Customer Loyalty The Rock Star Approach: Part 2, Mario Andretti - US Event Photos
Customer Loyalty The Rock Star Approach: Part 2, Mario Andretti
For part one of this series, I recycled a rambling story about how I came to do so much business with Starwood Hotels — something like 1/5th of every night I have on earth is spent at a Starwood branded hotel. Since 2006, I estimate I’ve spent $70,000 in their hotels. (Yes, smart ass, that number is higher than last reported. I have stayed in a few expensive hotels since then. Bite me. This is what happens when you travel constantly. Even the blog can’t keep up. And about recycling ONE post. Double bite me. I saw an opportunity and I took it.)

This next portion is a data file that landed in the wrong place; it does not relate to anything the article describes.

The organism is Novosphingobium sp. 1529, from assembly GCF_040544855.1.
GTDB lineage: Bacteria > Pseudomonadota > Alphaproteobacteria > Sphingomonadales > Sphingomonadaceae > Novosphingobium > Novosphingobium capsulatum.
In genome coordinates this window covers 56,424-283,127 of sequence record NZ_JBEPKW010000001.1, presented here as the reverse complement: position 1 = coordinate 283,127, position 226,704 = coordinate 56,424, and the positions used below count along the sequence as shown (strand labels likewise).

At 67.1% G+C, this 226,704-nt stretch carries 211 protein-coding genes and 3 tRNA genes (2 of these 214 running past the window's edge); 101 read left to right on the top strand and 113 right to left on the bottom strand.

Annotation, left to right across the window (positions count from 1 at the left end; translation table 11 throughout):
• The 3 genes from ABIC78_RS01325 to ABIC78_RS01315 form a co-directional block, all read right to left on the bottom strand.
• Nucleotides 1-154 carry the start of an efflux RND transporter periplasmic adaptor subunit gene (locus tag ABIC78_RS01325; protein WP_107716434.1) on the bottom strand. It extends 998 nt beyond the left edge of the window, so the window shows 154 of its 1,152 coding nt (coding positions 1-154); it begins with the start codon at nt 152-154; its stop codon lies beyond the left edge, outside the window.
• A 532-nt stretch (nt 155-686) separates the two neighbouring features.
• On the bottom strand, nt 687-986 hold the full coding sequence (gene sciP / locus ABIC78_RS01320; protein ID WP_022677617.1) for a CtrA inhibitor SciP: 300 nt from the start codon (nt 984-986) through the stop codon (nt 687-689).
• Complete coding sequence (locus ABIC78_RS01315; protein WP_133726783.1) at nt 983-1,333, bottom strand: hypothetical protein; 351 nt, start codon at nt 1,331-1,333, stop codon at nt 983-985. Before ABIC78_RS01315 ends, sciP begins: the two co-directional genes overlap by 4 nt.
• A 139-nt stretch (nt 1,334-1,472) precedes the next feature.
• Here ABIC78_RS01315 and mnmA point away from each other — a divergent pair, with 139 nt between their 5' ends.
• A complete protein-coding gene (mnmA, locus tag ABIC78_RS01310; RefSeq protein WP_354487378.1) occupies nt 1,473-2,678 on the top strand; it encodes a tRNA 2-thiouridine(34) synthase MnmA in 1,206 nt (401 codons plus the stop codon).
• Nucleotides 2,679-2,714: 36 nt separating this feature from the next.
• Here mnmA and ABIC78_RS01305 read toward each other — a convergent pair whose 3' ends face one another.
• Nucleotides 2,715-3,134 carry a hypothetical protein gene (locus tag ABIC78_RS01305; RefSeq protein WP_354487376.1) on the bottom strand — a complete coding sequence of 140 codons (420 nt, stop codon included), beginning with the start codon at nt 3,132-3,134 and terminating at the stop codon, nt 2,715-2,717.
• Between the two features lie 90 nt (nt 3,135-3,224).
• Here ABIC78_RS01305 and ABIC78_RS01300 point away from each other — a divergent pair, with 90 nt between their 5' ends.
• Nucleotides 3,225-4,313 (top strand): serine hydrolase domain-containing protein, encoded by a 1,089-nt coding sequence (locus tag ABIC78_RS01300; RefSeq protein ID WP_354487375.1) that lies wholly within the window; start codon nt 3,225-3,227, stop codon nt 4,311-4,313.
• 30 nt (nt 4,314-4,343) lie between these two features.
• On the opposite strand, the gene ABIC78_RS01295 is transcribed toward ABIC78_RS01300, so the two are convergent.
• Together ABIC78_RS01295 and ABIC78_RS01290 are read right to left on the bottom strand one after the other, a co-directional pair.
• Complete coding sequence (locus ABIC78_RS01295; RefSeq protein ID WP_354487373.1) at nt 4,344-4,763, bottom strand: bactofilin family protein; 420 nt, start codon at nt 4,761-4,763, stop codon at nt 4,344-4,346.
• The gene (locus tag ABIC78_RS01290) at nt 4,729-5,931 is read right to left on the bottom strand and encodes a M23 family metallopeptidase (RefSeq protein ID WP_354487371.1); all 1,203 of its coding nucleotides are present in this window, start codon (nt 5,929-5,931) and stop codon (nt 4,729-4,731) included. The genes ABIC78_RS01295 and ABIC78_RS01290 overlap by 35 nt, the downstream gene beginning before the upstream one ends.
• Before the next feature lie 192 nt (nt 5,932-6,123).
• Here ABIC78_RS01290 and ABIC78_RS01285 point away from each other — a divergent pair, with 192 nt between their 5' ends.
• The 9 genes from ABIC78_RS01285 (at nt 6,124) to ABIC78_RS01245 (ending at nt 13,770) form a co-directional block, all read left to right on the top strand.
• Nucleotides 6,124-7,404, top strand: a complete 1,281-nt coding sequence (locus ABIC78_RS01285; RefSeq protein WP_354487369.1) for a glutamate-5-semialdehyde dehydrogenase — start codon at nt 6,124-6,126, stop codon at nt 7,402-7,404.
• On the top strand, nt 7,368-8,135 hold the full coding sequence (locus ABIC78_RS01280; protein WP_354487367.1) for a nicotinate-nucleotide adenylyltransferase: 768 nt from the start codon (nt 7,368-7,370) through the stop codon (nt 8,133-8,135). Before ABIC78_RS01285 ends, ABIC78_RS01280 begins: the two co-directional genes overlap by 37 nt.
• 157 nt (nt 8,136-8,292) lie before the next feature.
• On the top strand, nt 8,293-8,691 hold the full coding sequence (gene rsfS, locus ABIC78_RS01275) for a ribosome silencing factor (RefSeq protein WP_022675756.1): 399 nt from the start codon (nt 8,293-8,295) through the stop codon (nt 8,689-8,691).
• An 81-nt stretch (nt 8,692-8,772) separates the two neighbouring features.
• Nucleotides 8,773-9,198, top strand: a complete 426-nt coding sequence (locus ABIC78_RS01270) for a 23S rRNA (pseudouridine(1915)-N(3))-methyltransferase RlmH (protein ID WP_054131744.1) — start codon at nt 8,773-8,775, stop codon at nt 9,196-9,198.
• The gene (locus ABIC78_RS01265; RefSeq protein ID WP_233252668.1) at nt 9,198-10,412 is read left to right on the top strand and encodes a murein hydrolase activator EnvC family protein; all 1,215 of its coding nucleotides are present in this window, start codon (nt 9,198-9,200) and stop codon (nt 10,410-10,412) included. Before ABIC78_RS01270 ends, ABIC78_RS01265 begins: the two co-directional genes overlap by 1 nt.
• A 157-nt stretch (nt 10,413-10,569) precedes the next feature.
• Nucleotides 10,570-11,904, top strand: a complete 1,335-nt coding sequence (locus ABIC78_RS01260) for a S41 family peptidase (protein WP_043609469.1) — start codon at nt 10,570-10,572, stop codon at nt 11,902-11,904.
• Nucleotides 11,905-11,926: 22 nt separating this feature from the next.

And why not? When in Rome at the St. Regis, they upgraded our room to a suite. Those of you who are loyal readers know what that means: I had a butler.
“Hello,” you say into the phone (by way of instruction to you Duck Dynasty viewers who have never HAD a butler — or a shave), “coffee service for two, please!” And in he (or she) comes, tuxedo and tails, white gloves and silver tray — with your coffee, tea, cookies, fruit. It is decadent. ( I quickly told the butler I was not a rich American. I wanted to pick his brain. “Who usually stays in these suites?” I asked him. At a rate of $1500 a night, I wanted to know. My rate, btw, was about 10% of that. Answer: Saudi Royalty. THAT resulted in me jumping up and down on the bed (after the butler left the suite — and carefully, I’m getting old) yelling, “I’m sleeping where a Saudi prince slept! Where is my her-rem?”)
So, Starwood built a loyal customer with me (even if they forgot my key card for the her-rem)-– but how does a photographer do it? What makes clients call and book again and again? What causes them to say, “I have the best photographer, he’ll handle it”?